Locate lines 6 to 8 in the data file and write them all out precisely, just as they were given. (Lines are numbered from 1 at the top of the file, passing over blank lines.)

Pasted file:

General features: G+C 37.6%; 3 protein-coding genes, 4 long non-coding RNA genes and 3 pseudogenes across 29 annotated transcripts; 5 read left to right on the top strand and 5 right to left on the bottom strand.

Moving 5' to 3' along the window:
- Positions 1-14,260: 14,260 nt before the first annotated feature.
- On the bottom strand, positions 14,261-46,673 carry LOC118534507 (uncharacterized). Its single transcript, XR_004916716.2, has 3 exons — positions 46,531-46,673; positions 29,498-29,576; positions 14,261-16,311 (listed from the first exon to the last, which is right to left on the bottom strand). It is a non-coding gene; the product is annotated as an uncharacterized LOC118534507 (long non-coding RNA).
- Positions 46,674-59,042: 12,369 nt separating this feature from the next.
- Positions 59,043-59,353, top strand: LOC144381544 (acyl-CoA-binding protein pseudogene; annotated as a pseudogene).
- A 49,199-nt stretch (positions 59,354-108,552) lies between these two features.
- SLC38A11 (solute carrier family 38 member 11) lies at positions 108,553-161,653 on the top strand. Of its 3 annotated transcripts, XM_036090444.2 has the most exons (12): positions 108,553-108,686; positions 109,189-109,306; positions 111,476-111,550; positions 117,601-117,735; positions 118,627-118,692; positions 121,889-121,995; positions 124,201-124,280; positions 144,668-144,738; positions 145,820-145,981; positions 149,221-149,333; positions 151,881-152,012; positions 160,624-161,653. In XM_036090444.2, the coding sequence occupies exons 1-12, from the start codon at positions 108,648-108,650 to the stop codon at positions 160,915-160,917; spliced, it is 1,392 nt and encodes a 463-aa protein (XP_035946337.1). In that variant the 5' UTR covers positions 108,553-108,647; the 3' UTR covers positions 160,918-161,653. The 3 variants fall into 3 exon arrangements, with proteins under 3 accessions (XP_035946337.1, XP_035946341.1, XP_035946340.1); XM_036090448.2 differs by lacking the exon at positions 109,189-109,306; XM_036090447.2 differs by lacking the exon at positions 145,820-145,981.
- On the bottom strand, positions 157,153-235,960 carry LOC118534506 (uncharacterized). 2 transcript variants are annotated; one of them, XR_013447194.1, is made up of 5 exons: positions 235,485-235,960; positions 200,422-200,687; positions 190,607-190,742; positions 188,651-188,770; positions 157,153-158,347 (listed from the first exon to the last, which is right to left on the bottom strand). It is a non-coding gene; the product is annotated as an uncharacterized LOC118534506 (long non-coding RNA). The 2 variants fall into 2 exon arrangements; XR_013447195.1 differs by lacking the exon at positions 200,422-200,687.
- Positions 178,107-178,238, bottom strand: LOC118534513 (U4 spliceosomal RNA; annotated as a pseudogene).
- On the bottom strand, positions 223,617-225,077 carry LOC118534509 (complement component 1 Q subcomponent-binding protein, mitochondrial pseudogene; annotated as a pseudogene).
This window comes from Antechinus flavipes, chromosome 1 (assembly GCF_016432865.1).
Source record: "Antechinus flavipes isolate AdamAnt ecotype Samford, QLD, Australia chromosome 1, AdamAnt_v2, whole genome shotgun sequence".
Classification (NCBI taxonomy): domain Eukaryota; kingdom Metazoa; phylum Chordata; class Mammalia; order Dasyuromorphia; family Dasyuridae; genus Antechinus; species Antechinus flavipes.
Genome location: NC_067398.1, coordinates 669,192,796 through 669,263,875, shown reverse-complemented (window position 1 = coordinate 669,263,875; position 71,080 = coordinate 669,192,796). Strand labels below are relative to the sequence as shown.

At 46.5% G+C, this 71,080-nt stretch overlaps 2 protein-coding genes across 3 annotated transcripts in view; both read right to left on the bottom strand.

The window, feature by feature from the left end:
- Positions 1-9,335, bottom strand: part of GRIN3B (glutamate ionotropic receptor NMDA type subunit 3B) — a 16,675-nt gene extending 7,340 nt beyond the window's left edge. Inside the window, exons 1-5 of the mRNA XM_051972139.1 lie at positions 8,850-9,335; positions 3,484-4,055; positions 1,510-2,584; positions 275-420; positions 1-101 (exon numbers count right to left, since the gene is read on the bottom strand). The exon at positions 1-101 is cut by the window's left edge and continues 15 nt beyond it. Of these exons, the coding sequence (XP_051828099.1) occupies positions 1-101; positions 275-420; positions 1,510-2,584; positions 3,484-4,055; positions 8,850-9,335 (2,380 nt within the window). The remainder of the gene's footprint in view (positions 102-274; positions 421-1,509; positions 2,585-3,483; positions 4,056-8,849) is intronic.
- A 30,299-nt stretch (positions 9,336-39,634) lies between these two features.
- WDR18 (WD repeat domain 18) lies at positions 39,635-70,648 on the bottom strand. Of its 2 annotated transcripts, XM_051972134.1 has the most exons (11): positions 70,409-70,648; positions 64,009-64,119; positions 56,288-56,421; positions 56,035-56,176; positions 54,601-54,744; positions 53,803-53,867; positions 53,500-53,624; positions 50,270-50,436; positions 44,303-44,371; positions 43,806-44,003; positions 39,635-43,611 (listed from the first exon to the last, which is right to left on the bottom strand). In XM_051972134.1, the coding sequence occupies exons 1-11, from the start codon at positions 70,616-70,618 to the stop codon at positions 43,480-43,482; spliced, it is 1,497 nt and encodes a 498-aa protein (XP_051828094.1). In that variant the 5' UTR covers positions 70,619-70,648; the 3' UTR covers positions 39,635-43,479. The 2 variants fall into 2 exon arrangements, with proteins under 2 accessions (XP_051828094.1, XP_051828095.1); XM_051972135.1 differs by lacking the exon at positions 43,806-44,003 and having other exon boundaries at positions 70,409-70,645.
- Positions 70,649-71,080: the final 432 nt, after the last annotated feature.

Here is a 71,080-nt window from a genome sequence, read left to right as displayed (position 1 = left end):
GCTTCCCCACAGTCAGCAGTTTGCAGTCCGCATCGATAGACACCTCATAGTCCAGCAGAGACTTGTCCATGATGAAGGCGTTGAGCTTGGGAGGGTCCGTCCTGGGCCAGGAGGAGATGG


- Positions 59,043-59,353, top strand: LOC144381544 (acyl-CoA-binding protein pseudogene; annotated as a pseudogene).
- A 49,199-nt stretch (positions 59,354-108,552) lies between these two features.
- SLC38A11 (solute carrier family 38 member 11) lies at positions 108,553-161,653 on the top strand. Of its 3 annotated transcripts, XM_036090444.2 has the most exons (12): positions 108,553-108,686; positions 109,189-109,306; positions 111,476-111,550; positions 117,601-117,735; positions 118,627-118,692; positions 121,889-121,995; positions 124,201-124,280; positions 144,668-144,738; positions 145,820-145,981; positions 149,221-149,333; positions 151,881-152,012; positions 160,624-161,653. In XM_036090444.2, the coding sequence occupies exons 1-12, from the start codon at positions 108,648-108,650 to the stop codon at positions 160,915-160,917; spliced, it is 1,392 nt and encodes a 463-aa protein (XP_035946337.1). In that variant the 5' UTR covers positions 108,553-108,647; the 3' UTR covers positions 160,918-161,653. The 3 variants fall into 3 exon arrangements, with proteins under 3 accessions (XP_035946337.1, XP_035946341.1, XP_035946340.1); XM_036090448.2 differs by lacking the exon at positions 109,189-109,306; XM_036090447.2 differs by lacking the exon at positions 145,820-145,981.